The candidates are in general agreement that the city should continue the master planning process, that the Conte School renovation is a done deal and that they support plans to privatize Western Gateway Heritage State Park. The exception is Cardimino, who believes privatization should not be done at the expense of the nonprofits, including the city's history museum, currently in the park.
All agreed that crime is a serious concern and that more attention needed to be paid to preventative action such as community organizations, education and drug use. Breen, Blackmer, Moran, Lamb, Bona and Cardimino agreed that hiring more officers would also be helpful, although there would have to be a plan for how to pay for them.
The top nine vote-getters will be seated on the next City Council.
Running for School Committee are incumbents John Hockridge, Heather Putnam Boulger and Mark P. Moulton, and newcomer Michele L. Vareschi.
Both Gary F. Rivers and Paul A. Gigliotti are running for re-election to the McCann School Committee.
Staff Reports On: 04:16PM / Monday November 04, 2013
PITTSFIELD, Mass. — Three City Council ward seat, councilors at large and School Committee races will be decided Tuesday.
The polls will be open from 8 a.m. until 8 p.m. in the citywide election. Not only will voters choose the new City Council but will also decide the fate of the newly revised charter (which is available below).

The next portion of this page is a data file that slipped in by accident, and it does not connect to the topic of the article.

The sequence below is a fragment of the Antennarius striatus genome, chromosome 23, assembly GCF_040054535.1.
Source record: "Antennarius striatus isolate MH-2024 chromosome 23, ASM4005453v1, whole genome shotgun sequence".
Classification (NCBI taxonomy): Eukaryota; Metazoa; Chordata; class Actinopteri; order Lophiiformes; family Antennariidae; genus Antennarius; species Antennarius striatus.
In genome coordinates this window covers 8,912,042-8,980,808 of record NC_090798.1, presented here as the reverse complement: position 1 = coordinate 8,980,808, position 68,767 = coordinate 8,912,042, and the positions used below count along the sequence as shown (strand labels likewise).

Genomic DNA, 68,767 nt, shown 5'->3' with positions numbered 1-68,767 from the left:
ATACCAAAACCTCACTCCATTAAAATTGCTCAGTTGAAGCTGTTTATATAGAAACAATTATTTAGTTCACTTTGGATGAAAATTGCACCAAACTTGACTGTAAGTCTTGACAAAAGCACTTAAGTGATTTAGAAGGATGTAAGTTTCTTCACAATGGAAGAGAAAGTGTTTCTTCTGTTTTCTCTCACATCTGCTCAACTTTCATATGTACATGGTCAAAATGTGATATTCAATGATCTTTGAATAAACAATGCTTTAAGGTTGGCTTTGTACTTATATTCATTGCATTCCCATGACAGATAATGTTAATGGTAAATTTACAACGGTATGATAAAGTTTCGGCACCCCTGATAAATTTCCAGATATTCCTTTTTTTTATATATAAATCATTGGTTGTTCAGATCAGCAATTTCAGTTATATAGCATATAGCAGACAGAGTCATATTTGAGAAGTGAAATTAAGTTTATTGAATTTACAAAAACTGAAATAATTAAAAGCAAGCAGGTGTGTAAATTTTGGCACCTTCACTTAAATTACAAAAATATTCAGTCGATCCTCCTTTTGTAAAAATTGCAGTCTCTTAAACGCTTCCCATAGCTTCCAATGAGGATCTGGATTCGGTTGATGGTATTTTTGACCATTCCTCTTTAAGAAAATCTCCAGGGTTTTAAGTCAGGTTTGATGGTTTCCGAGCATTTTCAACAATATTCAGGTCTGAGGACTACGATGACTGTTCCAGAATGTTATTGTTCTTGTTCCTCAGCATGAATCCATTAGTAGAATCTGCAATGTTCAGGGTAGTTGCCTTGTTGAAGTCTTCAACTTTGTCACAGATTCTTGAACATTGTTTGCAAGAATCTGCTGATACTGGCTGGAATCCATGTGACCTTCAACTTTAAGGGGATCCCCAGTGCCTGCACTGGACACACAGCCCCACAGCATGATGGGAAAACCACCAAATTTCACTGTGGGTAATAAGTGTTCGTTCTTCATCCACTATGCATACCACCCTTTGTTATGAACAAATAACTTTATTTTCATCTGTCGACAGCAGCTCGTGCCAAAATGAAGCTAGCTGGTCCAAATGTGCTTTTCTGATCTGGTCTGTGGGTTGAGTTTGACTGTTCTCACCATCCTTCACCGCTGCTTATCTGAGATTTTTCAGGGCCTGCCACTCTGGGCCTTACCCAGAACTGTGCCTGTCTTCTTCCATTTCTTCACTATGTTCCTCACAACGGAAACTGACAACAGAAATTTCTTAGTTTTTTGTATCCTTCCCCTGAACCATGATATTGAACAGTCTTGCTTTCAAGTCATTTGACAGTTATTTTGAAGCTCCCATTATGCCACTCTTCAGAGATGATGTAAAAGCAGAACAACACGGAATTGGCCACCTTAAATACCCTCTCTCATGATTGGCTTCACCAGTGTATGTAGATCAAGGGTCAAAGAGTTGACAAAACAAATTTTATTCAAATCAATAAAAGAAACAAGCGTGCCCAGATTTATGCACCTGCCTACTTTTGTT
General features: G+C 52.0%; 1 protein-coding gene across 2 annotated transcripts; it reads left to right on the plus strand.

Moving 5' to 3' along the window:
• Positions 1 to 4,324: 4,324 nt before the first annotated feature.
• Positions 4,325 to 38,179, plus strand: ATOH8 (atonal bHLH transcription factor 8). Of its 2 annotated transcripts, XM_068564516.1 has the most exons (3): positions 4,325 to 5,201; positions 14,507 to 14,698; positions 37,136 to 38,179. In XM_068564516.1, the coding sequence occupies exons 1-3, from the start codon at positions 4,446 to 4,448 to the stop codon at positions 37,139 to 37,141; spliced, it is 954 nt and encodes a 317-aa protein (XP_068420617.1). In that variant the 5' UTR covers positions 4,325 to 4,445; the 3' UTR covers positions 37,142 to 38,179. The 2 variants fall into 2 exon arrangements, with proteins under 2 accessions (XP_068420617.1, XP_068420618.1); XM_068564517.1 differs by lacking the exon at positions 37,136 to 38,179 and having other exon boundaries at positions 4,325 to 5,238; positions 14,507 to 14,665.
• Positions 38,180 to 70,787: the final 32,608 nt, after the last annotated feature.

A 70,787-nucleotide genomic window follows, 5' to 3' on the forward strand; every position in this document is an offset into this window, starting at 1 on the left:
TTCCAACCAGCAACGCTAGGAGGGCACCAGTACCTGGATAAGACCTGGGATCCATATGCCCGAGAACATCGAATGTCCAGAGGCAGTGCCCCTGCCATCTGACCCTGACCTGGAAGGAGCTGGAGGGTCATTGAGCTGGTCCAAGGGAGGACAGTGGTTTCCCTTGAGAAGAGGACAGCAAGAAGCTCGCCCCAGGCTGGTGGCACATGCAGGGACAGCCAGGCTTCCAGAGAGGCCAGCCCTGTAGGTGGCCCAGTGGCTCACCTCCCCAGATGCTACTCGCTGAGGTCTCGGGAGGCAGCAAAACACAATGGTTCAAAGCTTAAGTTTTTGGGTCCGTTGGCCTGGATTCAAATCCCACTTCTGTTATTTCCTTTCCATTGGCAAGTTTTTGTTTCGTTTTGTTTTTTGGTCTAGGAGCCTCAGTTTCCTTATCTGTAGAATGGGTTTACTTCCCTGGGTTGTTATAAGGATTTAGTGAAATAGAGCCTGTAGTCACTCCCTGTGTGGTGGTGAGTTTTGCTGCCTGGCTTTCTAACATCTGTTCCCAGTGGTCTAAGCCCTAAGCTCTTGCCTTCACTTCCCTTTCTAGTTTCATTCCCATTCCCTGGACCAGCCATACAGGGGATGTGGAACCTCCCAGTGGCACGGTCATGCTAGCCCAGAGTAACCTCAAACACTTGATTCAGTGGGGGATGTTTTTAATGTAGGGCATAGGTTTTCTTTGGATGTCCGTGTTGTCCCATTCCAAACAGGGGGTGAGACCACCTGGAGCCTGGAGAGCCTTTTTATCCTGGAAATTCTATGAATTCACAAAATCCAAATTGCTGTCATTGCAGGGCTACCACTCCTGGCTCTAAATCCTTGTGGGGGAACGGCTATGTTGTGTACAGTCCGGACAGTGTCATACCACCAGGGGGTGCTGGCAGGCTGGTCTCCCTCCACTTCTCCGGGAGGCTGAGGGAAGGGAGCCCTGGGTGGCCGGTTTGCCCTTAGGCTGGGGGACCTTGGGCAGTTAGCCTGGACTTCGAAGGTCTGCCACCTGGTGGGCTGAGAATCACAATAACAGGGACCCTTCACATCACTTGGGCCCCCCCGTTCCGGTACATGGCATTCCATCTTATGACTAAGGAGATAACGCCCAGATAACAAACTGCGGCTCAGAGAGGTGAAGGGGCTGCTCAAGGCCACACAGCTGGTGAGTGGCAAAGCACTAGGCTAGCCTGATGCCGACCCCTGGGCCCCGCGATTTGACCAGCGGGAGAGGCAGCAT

In Ward 1 and 6, the incumbents are being challenged. Ward 1 incumbent Christine Yon is facing Lisa Tully. In the preliminary, Tully was only 166 votes shy of Yon.
Seven candidates are vying for four at-large seats: incumbents Churchill Cotton, Barry Clairmont and Melissa Mazzeo and newcomers Donna Todd Rivers, James Conant, Mark Miller and Kathleen Amuso. Since there are only three incumbents, at least on newcomer will join the council. Council President Kevin Sherman opted not to run for re-election.
There are also seven candidates seeking seats on the School Committee: incumbents Daniel Elias and Katherine Yon and newcomers Joshua Cutler, Brittany Douglas, Cynthia Taylor, Anthony Riello and Pamela Farron.
Running unopposed are Mayor Daniel Bianchi, Ward 2 Councilor Kevin Morandi, Ward 4 Councilor Christopher Connell, Ward 5 Councilor Jonathan Lothrop, Ward 7 Councilor Anthony Simonelli and City Clerk Linda Tyer.
1A & 1B- Reid Middle School, 950 North Street
2A-Morningside School, 100 Burbank Street
2B-Somerset Fire Station, 9 Somerset Avenue
3A-Providence Court, 379 East Street
3B-Egremont School, 84 Egremont Avenue
4A-Herberg Middle School, 501 Pomeroy Avenue
4B-Williams School, 50 Bushey Road
5A-Masonic Temple, 116 South Street
5B-West Housatonic Street Fire Station, 311 West Housatonic Street
Letters to the Editor On: 10:00AM / Monday November 04, 2013
To the Editor: